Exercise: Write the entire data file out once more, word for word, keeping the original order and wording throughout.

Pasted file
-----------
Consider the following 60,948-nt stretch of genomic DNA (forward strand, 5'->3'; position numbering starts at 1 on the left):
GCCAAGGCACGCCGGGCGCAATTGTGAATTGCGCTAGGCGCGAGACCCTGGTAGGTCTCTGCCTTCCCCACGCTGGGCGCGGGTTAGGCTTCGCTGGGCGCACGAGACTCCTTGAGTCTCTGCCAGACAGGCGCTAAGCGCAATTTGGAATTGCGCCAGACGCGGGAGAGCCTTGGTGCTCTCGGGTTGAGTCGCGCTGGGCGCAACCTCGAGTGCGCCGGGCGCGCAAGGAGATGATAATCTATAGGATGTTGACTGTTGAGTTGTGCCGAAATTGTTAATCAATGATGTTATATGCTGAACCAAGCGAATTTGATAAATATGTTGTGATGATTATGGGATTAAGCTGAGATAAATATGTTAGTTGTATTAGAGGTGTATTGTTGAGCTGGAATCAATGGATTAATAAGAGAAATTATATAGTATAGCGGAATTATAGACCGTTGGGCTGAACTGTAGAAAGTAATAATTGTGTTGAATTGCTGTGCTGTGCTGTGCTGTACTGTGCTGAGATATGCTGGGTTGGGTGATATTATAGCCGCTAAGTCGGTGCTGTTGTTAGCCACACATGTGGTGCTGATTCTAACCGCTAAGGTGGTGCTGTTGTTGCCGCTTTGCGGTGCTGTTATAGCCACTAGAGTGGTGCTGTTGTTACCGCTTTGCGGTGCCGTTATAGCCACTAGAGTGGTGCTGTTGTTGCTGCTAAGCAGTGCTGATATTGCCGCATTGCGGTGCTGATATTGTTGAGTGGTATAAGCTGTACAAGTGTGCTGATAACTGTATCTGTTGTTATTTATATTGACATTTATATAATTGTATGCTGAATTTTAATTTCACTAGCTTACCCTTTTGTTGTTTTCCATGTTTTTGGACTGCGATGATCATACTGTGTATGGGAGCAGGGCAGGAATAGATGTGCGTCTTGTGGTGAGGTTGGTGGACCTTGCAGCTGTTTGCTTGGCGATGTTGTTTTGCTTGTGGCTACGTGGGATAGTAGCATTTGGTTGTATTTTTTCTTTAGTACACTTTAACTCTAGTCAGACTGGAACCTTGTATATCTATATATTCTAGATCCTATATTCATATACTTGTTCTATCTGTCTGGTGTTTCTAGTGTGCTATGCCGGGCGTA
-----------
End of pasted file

Consider the following 60,948-nt stretch of genomic DNA (forward strand, 5'->3'; position numbering starts at 1 on the left):
GCCAAGGCACGCCGGGCGCAATTGTGAATTGCGCTAGGCGCGAGACCCTGGTAGGTCTCTGCCTTCCCCACGCTGGGCGCGGGTTAGGCTTCGCTGGGCGCACGAGACTCCTTGAGTCTCTGCCAGACAGGCGCTAAGCGCAATTTGGAATTGCGCCAGACGCGGGAGAGCCTTGGTGCTCTCGGGTTGAGTCGCGCTGGGCGCAACCTCGAGTGCGCCGGGCGCGCAAGGAGATGATAATCTATAGGATGTTGACTGTTGAGTTGTGCCGAAATTGTTAATCAATGATGTTATATGCTGAACCAAGCGAATTTGATAAATATGTTGTGATGATTATGGGATTAAGCTGAGATAAATATGTTAGTTGTATTAGAGGTGTATTGTTGAGCTGGAATCAATGGATTAATAAGAGAAATTATATAGTATAGCGGAATTATAGACCGTTGGGCTGAACTGTAGAAAGTAATAATTGTGTTGAATTGCTGTGCTGTGCTGTGCTGTACTGTGCTGAGATATGCTGGGTTGGGTGATATTATAGCCGCTAAGTCGGTGCTGTTGTTAGCCACACATGTGGTGCTGATTCTAACCGCTAAGGTGGTGCTGTTGTTGCCGCTTTGCGGTGCTGTTATAGCCACTAGAGTGGTGCTGTTGTTACCGCTTTGCGGTGCCGTTATAGCCACTAGAGTGGTGCTGTTGTTGCTGCTAAGCAGTGCTGATATTGCCGCATTGCGGTGCTGATATTGTTGAGTGGTATAAGCTGTACAAGTGTGCTGATAACTGTATCTGTTGTTATTTATATTGACATTTATATAATTGTATGCTGAATTTTAATTTCACTAGCTTACCCTTTTGTTGTTTTCCATGTTTTTGGACTGCGATGATCATACTGTGTATGGGAGCAGGGCAGGAATAGATGTGCGTCTTGTGGTGAGGTTGGTGGACCTTGCAGCTGTTTGCTTGGCGATGTTGTTTTGCTTGTGGCTACGTGGGATAGTAGCATTTGGTTGTATTTTTTCTTTAGTACACTTTAACTCTAGTCAGACTGGAACCTTGTATATCTATATATTCTAGATCCTATATTCATATACTTGTTCTATCTGTCTGGTGTTTCTAGTGTGCTATGCCGGGCGTA